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Bloody '300' Makes an Epic $70 Million

Category: 300 News
Article Date: March 12, 2007 | Publication: The New York Times | Author: Michael Cieply
Source: Moviefone on AOL

Posted by: maryp

Surprise! Spartans Assault the Box Office

LOS ANGELES (March 11) - Even a film business that expects big numbers is likely to be double-checking the box-office receipts for Warner Brothers 300 on Monday and asking, "What just happened?"

The sword-and-sandals epic posted an estimated $70 million in ticket sales Friday through Sunday as it surged past hostile critics and industry expectations to become the fourth surprise hit in a winter season that began with a limp.

"We had projected it coming in around the mid-30s," said Dan Fellman, Warners president of theatrical distribution, referring to the $30 million mark. "Its staggering."

The movie defied the odds in that it had no star bigger than the Scottish actor Gerard Butler (The Phantom of the Opera), Mr. Fellman said, it was made by the relatively untested director Zack Snyder (Dawn of the Dead) and it carried the added handicap of an R rating.

The opening of 300 was the third largest for an R-rated film, behind The Matrix Reloaded, which posted about $91.8 million in ticket sales on its first weekend in 2003, and The Passion of the Christ, which opened to about $84 million a year later.

When the final tallies are in on Monday, Mr. Fellman said, Hollywoods overall box office for the year will have moved comfortably ahead of last years pace after running slightly better than even through last week, mostly thanks to a series of recent films that, by conventional wisdom, were not supposed to be hits.

Disney's Wild Hogs, a comedy that put stars as long in the tooth as John Travolta and Tim Allen on motorcycles, opened to nearly $40 million in ticket sales a week ago and picked up $28 million more this weekend, for a total of more than $77 million. Two weeks before that, Ghost Rider, with Nicolas Cage , surprised its distributors at Sony Pictures Entertainment with a $45 million weekend, and then went on to take in total domestic receipts of about $104 million through Sunday.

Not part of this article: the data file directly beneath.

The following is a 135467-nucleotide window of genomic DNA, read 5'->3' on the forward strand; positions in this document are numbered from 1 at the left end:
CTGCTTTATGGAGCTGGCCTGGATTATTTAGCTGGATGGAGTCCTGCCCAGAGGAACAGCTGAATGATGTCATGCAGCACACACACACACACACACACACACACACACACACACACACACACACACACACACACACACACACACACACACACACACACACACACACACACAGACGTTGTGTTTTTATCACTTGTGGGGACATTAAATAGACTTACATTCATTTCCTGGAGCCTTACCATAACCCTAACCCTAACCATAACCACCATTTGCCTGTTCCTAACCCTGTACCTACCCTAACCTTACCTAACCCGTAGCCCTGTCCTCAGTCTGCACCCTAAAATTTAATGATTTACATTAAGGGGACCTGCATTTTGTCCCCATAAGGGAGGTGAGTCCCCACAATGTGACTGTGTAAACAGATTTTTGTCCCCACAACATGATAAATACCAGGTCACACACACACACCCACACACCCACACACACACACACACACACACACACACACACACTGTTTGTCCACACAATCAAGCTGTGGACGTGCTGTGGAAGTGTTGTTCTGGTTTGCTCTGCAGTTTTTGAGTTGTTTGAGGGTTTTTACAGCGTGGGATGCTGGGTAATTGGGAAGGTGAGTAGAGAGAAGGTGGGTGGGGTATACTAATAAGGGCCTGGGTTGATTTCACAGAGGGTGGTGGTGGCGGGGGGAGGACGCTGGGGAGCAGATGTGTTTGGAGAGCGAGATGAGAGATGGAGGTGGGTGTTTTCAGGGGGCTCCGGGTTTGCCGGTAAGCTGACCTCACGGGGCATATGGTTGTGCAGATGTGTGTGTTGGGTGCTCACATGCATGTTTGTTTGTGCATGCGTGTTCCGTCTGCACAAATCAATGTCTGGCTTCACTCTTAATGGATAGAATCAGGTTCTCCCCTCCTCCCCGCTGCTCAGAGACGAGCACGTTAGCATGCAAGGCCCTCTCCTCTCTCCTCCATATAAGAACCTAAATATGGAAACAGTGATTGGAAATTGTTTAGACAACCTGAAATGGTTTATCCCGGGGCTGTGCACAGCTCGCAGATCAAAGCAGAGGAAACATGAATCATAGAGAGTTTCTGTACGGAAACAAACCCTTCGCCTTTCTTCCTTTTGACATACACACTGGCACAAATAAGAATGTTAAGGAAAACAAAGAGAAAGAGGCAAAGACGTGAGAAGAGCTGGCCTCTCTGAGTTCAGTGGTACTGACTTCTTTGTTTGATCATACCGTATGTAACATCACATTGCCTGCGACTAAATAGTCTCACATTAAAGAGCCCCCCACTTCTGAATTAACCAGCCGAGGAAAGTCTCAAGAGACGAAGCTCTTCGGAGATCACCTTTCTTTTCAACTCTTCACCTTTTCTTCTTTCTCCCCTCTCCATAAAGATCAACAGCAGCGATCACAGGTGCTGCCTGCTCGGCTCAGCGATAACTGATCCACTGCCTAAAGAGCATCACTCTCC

Much the same happened with Norbit, a critically derided comedy in which Eddie Murphy played fat and female. That film took in $34 million on its first weekend in early February for DreamWorks and Paramount, on its way to about $88 million as of Sunday.

"Lines beget lines," as viewers of one hit are exposed to trailers for the next, Chuck Viane, president of domestic distribution for Disneys Buena Vista unit, said.

During a telephone news conference on Tuesday, Dan Glickman, chairman of the Motion Picture Association of America, cautiously predicted that eagerly awaited sequels coming later this year  Pirates of the Caribbean: At Worlds End, Spider-Man 3, Shrek the Third, Harry Potter and the Order of the Phoenix  would push the 2007 United States box-office total beyond last years $9.49 billion, which in turn was up 5.5 percent from 2005.

But surprises like 300 can be even more lucrative than sequels. Part of the reason is lower budgets; Mr. Fellman placed the production cost of 300 at about $64 million, compared with $150 million or more for other blockbusters. Newly minted successes also tend to haul in proportionally more money from DVD sales and other aftermarkets (pay-television and airplane sales, for example) than do follow-up films.

Critics were divided on the merits of Mr. Snyders adaptation of Frank Miller and Lynn Varleys graphic novel about the Spartans stand against the Persians at Thermopylae, which A. O. Scotts review in The New York Times described as "about as violent as Apocalypto and twice as stupid." (An admiring Richard Roeper, of The Chicago Sun-Times, called it "gorgeous to behold.") Still, ticket buyers were lining up for showings that sold out on various electronic services.

Momentum had been building among fans since the film was introduced at last years Comic-Con International comic book and popular arts convention. It received a boost about a month ago when a trailer  highlighting the movies stylized, computer-assisted visual approach  caught fire on MySpace. Mr. Snyder and his collaborators also helped broaden the films appeal among women by expanding a subplot, about the Spartan queen Gorgo.

300 has been Hollywoods best March opening, not adjusted for inflation, passing the $68 million mark posted by Ice Age: The Meltdown, when it opened on March 31 last year and its weekend sales spilled into April. As such, it vindicated Mr. Snyder, who fought to adapt the graphic novel despite initial resistance at Warner, which had a tougher time in 2004 with the ancient epics Troy and Alexander.

"That's the magic of our industry," Mr. Fellman said. "Every once in a while these special moments happen."

Copyright 2007 The New York Times Company


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